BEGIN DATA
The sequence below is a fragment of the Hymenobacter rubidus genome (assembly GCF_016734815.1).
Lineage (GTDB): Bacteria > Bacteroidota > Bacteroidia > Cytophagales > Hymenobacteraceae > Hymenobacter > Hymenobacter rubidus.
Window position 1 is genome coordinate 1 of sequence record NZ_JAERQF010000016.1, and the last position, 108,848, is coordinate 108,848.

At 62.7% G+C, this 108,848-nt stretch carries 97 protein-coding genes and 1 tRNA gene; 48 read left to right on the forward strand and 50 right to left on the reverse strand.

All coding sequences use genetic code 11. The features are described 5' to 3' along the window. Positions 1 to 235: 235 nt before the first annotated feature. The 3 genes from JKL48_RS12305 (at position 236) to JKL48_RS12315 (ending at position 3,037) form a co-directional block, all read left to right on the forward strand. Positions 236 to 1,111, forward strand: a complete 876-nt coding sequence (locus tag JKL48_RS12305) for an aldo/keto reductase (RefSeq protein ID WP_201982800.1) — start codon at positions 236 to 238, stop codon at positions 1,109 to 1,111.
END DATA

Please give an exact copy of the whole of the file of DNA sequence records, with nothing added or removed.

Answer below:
The sequence below is a fragment of the Hymenobacter rubidus genome (assembly GCF_016734815.1).
Lineage (GTDB): Bacteria > Bacteroidota > Bacteroidia > Cytophagales > Hymenobacteraceae > Hymenobacter > Hymenobacter rubidus.
Window position 1 is genome coordinate 1 of sequence record NZ_JAERQF010000016.1, and the last position, 108,848, is coordinate 108,848.

At 62.7% G+C, this 108,848-nt stretch carries 97 protein-coding genes and 1 tRNA gene; 48 read left to right on the forward strand and 50 right to left on the reverse strand.

All coding sequences use genetic code 11. The features are described 5' to 3' along the window. Positions 1 to 235: 235 nt before the first annotated feature. The 3 genes from JKL48_RS12305 (at position 236) to JKL48_RS12315 (ending at position 3,037) form a co-directional block, all read left to right on the forward strand. Positions 236 to 1,111, forward strand: a complete 876-nt coding sequence (locus tag JKL48_RS12305) for an aldo/keto reductase (RefSeq protein ID WP_201982800.1) — start codon at positions 236 to 238, stop codon at positions 1,109 to 1,111.